Red Wings rolling with another playoff berth in sight

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DETROIT (AP) The latest issue facing the Detroit Red Wings sort of sums up their season so far: Goalie Jimmy Howard is back from a groin injury, but in his absence, Petr Mrazek went 8-2 in 11 starts.

A nice dilemma to have.

After barely making the playoffs the last two seasons, Detroit looks like a threat again to make a deep postseason run. Tomas Tatar, Gustav Nyquist and Danny DeKeyser aren't established stars yet, but they're part of a new wave of talent that has helped Detroit supplement its aging core during a period of transition.

''I think the season's gone real well,'' coach Mike Babcock said. ''Just coming into the season, we didn't know where we'd be. We've got a vastly improved group, we're getting better. We seem to be competitive on most nights.''

The Red Wings are only three points out of first place in the Atlantic Division heading into Saturday night's game against Winnipeg. In 2013 and 2014, Detroit had to scramble to extend its streak of postseason appearances, but this year it looks like the Red Wings will have no trouble reaching the playoffs for a 24th consecutive season.

The streak has withstood the retirement of Nicklas Lidstrom before the 2013 season and back surgery that sidelined Henrik Zetterberg down the stretch last year. At 36, Pavel Datsyuk has been slowed by his own health issues.

With Howard injured, last month's All-Star game did not include a single Detroit player. The Red Wings are rolling along anyway. They endured a six-game losing streak in December, but four of those defeats were in shootouts. Since then, Detroit has won 14 of 19.

Zetterberg has been healthy this season and tops the team with 48 points, but it's the 24-year-old Tatar who leads Detroit in goals with 23.

''He's a passionate kid who loves hockey,'' Babcock said. ''`Tats' has a skill set, and he has a drive to be really good and he's ultra-competitive, so that adds up to getting better each and every day you're here, because you're serious about your craft.''

Detroit has had a hard time luring the game's most coveted free agents over the last few offseasons, but the Red Wings have developed talent from within. Tatar was a second-round draft pick in 2009. Nyquist, in the midst of his second straight 20-goal season, was a fourth-rounder in 2008.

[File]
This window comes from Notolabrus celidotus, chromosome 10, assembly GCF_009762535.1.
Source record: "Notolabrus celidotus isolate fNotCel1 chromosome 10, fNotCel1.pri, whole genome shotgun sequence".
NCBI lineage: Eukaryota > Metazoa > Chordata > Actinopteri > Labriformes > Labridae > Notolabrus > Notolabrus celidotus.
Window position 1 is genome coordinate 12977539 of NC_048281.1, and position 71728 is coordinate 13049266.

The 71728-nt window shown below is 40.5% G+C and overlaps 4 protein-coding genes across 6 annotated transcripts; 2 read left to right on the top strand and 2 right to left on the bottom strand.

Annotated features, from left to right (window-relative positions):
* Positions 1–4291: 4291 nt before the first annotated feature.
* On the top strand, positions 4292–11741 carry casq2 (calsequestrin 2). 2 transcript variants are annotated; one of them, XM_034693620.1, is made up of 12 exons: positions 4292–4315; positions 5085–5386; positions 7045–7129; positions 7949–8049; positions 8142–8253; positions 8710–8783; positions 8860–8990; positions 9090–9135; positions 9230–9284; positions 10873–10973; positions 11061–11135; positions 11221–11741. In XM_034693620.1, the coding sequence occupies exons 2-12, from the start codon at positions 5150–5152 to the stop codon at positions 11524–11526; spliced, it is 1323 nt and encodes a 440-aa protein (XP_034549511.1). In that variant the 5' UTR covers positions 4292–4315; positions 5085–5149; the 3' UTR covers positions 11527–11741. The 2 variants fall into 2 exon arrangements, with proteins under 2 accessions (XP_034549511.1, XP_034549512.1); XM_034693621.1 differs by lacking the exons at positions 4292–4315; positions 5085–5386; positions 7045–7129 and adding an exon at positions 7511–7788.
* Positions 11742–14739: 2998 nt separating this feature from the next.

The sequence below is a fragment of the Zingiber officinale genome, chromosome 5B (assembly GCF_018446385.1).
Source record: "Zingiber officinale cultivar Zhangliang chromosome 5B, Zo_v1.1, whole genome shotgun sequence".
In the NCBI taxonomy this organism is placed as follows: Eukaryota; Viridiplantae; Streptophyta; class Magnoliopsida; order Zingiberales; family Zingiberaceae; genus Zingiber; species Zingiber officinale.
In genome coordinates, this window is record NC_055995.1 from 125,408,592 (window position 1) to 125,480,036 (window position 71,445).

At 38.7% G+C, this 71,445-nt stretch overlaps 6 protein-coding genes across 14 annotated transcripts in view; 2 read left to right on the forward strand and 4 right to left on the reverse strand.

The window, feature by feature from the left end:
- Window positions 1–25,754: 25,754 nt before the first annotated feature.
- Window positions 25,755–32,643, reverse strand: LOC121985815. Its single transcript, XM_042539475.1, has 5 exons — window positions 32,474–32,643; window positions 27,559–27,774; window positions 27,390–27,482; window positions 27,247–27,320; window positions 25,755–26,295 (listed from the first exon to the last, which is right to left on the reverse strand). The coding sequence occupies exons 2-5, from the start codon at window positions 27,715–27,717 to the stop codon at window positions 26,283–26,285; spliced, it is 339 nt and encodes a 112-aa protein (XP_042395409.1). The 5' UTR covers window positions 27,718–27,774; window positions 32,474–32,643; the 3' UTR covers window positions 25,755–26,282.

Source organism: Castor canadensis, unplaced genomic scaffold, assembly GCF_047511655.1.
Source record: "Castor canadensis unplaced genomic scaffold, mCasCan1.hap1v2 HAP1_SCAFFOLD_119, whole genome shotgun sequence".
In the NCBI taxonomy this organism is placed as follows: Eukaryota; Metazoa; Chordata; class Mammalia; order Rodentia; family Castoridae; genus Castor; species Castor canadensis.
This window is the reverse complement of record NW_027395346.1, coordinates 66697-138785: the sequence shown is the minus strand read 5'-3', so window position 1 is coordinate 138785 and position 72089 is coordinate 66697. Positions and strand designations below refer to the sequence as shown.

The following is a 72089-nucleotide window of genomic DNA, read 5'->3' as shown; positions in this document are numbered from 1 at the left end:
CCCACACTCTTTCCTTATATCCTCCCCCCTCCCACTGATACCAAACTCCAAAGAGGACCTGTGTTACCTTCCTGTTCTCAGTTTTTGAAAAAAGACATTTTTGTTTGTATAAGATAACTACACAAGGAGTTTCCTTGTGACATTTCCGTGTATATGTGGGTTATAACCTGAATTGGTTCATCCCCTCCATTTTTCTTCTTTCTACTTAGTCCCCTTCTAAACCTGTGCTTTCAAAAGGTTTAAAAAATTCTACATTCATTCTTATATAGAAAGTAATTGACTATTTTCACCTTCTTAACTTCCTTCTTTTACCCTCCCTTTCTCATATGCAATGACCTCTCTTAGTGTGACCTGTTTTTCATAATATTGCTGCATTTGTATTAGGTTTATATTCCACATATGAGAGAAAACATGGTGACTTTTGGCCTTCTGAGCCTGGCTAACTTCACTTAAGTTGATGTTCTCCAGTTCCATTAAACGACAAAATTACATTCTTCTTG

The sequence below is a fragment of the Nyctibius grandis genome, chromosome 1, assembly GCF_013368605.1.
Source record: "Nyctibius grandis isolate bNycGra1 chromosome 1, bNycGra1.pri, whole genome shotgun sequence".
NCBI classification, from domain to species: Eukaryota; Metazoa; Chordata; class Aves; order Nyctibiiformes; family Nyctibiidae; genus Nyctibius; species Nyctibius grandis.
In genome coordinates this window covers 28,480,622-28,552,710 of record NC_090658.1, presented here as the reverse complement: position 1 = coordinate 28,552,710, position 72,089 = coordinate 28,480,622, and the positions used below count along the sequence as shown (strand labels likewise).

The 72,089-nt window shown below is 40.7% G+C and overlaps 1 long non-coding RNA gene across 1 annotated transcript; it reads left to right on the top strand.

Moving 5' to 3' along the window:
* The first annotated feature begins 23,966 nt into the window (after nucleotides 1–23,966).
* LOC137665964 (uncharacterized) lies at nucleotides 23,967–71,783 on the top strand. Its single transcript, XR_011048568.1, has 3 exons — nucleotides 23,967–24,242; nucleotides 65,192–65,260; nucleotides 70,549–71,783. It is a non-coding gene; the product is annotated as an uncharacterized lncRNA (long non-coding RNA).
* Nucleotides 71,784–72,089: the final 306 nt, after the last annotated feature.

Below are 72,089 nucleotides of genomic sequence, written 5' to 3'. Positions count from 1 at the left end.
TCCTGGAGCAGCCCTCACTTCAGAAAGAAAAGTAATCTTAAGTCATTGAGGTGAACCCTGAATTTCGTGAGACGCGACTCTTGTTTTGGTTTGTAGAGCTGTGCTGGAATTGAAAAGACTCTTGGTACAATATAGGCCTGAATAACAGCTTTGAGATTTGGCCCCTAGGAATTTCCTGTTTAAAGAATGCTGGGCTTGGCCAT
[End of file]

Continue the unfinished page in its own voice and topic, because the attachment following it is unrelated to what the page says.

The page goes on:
DeKeyser signed with the Red Wings in 2013 after playing college hockey at Western Michigan. He's second on the team in ice time, trailing only fellow defenseman Niklas Kronwall.

''It just goes to show you again that this organization does something right,'' Kronwall said. ''Guys are coming up every year. That's what we need.''

When Howard went down Jan. 10 at Washington, Mrazek was ready to step in. His exploits since then included a 34-save win over Nashville and a shutout at Colorado. Howard is back, and the question is what role Mrazek will have going forward.

''It's good to have that depth,'' said forward Justin Abdelkader, who has already set a career high with 12 goals this season. ''We have that depth all over, whether it's defense, offense, in net.''

The Red Wings haven't won the Stanley Cup since 2008, and they haven't been past the second round of the playoffs since losing in the finals in 2009. That's part of the reason this season's team was a bit under the radar back in October, when uncertainty about Babcock's future - his contract is up after this season - was a major topic.

It's still not clear where Babcock will be next season, but 2013-14 has only enhanced his reputation as one of the game's top coaches - and Detroit's status as one of the NHL's most stable, steady franchises.

Now the Red Wings will begin the type of stretch run their fans are accustomed to. Barring a major collapse, Detroit will be in the playoffs. It's just a question of how high a seed the Red Wings can earn.

''I think everybody's starting to watch the standings every day,'' Kronwall said. ''Our position might be a little bit different today than it was a year ago or two years ago, but at the same time, you can't let your foot off the gas.''